If this tune seems familiar it’s because it is. Once upon a time, Labour deployed precisely this message to warn Scottish voters that the Tories were intrinsically hostile to Scottish interests and realities. Only Labour could be a shield or a bulwark to offer relief and sanctuary. And it worked. Mrs Thatcher’s majorities allied with Tory hostility to devolution slowly but surely helped make the case that Scotland suffered a “democratic deficit” that could only be mitigated by the creation of a Scottish parliament.
Now even that parliament – charged with legislative control of education, health, transport, income tax and some welfare responsibilities – is too weak to protect Scots from the hated Tories. And, besides, if 90 per cent or more of Scottish constituencies return SNP members, even as the Conservatives win a landslide in England, the democratic deficit argument returns, this time with added piquancy.
According to the nationalists, this would demonstrate again that Scotland and England are diverging places with increasingly distinct political cultures. So much so, in fact, that independence is not just sensible or desirable but acutely necessary.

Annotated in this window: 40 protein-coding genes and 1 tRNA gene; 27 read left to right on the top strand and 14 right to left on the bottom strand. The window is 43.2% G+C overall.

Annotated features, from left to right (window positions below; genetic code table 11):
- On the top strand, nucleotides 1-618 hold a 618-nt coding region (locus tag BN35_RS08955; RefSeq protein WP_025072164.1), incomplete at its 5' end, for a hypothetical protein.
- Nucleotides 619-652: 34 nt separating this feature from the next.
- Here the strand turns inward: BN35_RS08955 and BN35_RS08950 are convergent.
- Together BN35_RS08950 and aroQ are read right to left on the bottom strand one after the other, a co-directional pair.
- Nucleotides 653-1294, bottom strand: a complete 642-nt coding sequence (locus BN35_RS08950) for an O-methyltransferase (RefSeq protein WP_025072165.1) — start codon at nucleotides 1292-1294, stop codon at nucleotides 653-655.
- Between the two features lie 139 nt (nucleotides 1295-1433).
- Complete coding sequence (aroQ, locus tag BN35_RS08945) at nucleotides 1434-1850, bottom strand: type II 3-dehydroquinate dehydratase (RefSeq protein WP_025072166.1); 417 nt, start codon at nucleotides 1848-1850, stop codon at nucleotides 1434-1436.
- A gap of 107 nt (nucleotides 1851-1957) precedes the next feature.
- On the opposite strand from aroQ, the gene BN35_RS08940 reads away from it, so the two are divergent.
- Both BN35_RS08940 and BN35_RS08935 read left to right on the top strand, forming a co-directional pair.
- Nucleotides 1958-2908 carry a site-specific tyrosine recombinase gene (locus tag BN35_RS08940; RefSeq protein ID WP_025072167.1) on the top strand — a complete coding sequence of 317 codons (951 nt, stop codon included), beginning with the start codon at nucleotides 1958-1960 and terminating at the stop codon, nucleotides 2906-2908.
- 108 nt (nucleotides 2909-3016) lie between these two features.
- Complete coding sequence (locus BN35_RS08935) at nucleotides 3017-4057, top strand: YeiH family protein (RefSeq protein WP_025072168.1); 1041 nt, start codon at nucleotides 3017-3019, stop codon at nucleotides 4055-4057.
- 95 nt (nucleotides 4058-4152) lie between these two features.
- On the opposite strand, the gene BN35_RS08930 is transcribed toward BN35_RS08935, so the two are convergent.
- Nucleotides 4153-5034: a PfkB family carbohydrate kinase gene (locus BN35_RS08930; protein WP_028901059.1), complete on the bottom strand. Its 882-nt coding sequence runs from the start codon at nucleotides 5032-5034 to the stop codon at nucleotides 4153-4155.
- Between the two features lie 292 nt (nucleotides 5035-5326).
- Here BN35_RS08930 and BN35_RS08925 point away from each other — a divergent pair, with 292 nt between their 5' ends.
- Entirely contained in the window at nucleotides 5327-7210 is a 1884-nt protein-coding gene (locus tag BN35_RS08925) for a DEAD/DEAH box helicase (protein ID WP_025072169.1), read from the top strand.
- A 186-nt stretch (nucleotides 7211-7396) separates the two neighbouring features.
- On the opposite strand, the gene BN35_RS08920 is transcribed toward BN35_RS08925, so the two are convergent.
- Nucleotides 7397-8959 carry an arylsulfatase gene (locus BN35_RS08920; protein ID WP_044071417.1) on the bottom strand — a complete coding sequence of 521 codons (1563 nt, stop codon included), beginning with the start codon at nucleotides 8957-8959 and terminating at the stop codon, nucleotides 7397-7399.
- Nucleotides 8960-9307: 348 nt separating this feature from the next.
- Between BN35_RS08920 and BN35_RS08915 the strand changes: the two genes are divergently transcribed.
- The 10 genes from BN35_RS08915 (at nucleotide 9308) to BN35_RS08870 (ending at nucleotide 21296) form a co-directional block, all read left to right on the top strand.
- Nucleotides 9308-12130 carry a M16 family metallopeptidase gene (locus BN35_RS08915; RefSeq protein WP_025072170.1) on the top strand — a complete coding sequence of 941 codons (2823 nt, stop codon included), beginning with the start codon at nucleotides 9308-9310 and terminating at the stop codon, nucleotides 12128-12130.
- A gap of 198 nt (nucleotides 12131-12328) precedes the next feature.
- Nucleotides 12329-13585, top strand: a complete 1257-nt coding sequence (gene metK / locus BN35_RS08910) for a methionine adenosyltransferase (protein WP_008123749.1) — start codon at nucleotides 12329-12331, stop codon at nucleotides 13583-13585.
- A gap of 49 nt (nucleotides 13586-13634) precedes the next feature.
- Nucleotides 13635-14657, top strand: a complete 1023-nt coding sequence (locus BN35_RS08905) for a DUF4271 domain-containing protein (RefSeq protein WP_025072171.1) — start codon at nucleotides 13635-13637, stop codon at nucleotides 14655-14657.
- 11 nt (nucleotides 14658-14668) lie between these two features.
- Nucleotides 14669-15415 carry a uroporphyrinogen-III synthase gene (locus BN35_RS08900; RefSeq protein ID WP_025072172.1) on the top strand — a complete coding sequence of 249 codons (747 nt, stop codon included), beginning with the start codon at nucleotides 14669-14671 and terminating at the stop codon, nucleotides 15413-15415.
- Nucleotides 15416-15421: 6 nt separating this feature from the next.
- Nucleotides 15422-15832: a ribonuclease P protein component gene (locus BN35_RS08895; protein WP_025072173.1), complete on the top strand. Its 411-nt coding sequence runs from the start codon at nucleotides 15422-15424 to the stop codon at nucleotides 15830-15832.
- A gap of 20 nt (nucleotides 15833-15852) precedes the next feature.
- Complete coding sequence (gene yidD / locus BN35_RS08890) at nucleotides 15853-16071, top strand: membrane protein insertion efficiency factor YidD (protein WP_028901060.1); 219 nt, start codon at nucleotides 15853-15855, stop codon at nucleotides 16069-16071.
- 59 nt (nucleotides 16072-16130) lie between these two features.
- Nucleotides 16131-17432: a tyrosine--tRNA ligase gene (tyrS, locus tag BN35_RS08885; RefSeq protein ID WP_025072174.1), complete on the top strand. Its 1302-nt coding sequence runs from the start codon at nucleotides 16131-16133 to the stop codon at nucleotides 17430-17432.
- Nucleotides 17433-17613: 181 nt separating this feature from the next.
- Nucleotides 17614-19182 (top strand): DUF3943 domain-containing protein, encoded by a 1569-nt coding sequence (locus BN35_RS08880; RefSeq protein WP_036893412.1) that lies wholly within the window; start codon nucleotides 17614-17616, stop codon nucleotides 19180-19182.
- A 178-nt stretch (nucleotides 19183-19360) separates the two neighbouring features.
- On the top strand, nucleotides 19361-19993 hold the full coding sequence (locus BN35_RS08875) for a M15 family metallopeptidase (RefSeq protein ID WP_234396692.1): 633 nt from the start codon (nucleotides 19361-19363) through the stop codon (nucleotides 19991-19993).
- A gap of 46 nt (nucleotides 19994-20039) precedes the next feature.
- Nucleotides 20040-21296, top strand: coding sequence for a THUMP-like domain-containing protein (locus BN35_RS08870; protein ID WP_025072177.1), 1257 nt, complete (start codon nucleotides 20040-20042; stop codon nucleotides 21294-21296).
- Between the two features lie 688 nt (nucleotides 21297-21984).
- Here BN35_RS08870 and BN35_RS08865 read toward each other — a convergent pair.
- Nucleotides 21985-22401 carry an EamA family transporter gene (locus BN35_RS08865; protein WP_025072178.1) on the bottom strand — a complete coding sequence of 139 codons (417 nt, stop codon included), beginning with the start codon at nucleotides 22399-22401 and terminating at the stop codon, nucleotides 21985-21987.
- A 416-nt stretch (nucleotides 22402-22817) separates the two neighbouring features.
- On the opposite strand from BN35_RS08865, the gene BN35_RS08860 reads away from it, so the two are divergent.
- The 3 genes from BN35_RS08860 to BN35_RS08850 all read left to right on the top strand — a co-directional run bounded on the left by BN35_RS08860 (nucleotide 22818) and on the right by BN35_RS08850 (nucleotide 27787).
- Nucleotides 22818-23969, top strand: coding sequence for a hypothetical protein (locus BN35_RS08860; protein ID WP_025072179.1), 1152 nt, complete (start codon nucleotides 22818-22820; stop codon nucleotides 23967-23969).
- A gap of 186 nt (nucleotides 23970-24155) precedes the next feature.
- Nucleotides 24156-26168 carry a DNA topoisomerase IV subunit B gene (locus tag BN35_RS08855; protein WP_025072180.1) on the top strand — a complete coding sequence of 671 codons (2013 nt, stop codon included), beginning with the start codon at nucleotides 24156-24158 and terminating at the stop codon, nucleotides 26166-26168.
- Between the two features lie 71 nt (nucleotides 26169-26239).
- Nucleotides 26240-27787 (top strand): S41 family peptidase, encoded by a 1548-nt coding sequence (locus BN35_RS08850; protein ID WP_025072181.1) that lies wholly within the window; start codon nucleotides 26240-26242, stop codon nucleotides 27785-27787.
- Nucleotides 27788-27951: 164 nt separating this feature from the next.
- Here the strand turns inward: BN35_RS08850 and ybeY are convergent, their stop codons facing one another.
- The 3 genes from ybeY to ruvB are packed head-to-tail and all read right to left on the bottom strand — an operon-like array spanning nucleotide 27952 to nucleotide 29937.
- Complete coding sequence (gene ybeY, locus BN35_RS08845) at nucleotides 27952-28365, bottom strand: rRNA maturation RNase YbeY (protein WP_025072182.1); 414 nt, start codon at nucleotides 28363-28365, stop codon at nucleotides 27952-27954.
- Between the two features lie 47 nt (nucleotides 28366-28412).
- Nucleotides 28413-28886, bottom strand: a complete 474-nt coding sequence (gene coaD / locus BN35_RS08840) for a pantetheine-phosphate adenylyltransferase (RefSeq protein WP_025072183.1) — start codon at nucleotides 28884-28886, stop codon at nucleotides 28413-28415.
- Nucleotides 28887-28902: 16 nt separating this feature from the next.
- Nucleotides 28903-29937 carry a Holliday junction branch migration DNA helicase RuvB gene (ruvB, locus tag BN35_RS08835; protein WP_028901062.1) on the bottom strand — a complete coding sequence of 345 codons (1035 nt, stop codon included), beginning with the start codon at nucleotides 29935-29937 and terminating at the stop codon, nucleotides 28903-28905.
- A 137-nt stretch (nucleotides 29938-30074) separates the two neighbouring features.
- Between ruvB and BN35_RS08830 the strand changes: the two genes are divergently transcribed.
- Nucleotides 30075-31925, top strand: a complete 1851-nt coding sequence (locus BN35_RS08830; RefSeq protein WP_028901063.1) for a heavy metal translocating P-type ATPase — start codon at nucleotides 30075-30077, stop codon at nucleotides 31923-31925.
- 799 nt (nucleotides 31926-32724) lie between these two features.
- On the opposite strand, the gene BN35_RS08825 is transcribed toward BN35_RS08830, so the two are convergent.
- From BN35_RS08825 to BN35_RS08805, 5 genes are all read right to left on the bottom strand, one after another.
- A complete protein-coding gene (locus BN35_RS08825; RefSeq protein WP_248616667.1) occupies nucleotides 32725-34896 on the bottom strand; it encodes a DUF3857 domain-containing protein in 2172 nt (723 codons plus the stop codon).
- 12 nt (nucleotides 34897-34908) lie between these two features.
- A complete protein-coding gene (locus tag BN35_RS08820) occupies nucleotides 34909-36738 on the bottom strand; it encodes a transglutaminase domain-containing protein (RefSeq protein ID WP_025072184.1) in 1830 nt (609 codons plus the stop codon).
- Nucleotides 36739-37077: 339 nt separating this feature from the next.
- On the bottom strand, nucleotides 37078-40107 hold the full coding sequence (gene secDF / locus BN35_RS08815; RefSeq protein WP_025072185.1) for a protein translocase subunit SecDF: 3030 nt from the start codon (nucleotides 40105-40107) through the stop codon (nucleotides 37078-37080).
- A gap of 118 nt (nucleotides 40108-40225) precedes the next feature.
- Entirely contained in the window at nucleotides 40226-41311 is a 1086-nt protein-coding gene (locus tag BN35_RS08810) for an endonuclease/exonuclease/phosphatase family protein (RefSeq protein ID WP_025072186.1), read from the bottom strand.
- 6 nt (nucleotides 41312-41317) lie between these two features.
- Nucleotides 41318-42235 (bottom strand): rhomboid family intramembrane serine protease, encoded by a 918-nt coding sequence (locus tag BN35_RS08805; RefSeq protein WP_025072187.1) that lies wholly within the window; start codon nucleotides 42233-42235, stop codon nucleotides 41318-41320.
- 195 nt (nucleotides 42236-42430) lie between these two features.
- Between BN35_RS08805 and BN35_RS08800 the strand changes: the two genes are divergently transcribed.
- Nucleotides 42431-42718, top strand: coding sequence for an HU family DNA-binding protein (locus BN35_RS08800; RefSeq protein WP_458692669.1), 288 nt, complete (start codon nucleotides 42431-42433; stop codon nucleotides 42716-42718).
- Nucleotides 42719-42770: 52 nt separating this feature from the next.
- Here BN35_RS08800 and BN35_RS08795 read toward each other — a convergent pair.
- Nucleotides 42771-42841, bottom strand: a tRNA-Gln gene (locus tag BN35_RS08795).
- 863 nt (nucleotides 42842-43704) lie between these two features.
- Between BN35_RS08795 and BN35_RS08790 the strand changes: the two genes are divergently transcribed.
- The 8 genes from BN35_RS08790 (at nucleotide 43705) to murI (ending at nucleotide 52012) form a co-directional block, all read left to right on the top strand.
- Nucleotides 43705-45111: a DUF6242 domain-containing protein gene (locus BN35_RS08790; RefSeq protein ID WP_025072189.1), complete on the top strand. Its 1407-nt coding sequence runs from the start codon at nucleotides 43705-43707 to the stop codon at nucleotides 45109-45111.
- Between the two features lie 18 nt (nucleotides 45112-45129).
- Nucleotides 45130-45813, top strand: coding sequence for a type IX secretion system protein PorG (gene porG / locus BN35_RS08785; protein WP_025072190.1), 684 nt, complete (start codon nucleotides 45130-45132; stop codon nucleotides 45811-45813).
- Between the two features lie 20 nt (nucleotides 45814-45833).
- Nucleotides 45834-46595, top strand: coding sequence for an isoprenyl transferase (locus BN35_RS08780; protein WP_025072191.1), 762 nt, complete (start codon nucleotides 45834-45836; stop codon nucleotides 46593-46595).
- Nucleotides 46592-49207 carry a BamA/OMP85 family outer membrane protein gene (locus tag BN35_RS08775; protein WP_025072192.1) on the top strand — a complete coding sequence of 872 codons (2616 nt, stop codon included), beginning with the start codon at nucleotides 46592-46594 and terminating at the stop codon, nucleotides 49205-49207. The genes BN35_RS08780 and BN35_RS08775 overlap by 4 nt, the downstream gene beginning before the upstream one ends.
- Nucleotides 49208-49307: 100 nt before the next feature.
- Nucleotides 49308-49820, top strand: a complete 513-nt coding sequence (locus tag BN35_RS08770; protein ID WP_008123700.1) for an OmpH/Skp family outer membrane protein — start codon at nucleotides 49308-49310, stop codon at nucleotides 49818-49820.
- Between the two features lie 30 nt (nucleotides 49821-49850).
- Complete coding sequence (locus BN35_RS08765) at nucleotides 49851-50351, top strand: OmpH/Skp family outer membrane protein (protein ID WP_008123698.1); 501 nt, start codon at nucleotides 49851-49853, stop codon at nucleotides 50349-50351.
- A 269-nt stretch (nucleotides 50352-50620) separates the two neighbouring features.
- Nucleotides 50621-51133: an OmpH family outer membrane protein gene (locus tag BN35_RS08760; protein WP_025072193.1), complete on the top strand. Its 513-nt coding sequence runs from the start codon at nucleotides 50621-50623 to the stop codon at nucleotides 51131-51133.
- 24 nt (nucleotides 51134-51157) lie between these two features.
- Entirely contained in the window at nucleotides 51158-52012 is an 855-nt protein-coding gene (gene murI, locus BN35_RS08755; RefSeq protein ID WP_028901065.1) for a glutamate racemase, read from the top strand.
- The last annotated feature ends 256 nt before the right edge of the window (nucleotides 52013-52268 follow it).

Labour’s self-destruction has a part to play in this narrative. Jeremy Corbyn is open to a second referendum and his equivocation is a gift to the Tories whose Unionism allows them to speak to and be heard by the 55 per cent of Scottish voters who rejected independence in 2014. That has dramatically expanded the potential Tory vote. You don’t need to be right of centre or a Tory to back a Tory candidate in this election.
Meanwhile, Ms Sturgeon warns that Labour’s walk into its own wilderness will leave the Conservatives in power for years to come. Does Scotland really want 20 years of Tory government? Or might there be a better way?
Ms Sturgeon believes, with some reason, she already has a popular and parliamentary mandate for a second referendum on independence. But it is also the case that while the SNP will win a thumping victory in Scotland this June, the scale of that triumph still matters.